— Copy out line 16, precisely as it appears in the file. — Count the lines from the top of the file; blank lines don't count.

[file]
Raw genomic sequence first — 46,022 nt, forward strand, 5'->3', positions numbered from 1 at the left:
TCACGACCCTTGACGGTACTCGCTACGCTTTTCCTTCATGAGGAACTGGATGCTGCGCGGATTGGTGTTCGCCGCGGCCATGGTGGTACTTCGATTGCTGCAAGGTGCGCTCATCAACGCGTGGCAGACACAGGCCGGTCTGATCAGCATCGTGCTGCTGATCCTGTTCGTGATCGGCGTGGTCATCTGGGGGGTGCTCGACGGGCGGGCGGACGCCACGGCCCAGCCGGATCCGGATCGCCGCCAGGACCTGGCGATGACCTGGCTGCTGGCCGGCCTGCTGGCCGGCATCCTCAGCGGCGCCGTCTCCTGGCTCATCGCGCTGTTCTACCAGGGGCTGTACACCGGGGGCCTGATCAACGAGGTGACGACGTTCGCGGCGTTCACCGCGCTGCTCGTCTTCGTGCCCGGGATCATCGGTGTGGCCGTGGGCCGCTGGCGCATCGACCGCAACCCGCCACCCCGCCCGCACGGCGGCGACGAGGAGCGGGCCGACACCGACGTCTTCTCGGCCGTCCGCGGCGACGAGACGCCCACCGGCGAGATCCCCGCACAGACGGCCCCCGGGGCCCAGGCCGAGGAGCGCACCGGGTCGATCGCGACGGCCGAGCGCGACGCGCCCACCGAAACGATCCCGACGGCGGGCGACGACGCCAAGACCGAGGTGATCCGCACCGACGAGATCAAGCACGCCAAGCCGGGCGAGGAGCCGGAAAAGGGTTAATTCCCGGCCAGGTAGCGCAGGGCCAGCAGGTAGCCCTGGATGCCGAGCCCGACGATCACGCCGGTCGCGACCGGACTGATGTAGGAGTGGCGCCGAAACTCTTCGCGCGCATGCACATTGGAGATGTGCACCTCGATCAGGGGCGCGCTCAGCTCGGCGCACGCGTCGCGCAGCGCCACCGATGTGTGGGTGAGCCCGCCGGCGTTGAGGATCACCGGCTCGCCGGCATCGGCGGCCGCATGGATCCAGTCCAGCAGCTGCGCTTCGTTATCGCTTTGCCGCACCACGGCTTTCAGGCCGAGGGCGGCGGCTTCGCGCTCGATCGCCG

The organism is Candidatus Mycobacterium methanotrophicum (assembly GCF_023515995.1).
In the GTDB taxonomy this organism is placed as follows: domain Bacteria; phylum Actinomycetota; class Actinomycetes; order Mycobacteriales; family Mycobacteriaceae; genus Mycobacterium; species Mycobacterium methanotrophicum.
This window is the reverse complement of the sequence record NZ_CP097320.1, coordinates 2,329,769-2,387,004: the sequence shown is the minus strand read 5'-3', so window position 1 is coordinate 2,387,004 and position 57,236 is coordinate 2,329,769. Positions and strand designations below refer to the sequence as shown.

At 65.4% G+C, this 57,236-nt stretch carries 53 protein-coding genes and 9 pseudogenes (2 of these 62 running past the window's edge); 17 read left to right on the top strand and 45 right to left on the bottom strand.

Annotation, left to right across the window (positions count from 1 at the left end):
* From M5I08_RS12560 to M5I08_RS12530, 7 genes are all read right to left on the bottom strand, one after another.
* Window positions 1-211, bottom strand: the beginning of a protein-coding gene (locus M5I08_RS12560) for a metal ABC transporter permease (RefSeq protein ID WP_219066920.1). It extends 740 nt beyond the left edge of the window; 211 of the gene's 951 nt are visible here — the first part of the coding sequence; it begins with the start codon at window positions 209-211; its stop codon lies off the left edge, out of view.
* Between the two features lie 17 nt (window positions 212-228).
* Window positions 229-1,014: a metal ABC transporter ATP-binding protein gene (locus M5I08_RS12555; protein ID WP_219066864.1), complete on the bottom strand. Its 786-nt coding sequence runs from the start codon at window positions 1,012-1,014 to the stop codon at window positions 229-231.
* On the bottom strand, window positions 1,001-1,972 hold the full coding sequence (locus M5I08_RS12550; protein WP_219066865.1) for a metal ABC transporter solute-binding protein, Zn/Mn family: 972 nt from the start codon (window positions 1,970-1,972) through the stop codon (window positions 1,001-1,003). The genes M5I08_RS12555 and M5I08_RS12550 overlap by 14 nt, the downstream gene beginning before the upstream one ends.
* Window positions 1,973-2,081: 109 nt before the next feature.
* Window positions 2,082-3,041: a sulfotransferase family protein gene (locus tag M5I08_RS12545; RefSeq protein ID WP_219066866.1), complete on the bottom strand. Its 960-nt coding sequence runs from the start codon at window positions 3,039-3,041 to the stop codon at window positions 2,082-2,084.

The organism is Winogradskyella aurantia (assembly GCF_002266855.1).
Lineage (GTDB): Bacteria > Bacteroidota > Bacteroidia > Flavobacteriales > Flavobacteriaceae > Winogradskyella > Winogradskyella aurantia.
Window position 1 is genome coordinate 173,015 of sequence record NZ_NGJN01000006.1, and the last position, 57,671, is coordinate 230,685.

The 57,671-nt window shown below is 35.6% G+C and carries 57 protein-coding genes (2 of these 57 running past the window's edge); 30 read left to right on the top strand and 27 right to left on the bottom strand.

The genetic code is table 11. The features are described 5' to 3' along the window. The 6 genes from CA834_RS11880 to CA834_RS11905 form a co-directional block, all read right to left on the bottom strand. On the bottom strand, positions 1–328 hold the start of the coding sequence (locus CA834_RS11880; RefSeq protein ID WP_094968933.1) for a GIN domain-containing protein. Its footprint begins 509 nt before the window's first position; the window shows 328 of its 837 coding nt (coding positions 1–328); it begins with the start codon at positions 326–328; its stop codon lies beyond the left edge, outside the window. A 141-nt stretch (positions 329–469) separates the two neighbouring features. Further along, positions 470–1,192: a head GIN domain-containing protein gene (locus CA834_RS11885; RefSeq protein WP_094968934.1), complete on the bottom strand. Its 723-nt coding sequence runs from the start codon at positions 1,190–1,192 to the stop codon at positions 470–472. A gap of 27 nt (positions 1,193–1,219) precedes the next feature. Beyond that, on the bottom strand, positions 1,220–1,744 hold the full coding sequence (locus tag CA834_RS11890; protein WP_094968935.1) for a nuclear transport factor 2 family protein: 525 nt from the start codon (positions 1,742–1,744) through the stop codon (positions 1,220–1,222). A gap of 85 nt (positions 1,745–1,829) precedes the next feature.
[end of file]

Lineage (GTDB): Bacteria > Bacteroidota > Bacteroidia > Flavobacteriales > Flavobacteriaceae > Winogradskyella > Winogradskyella aurantia.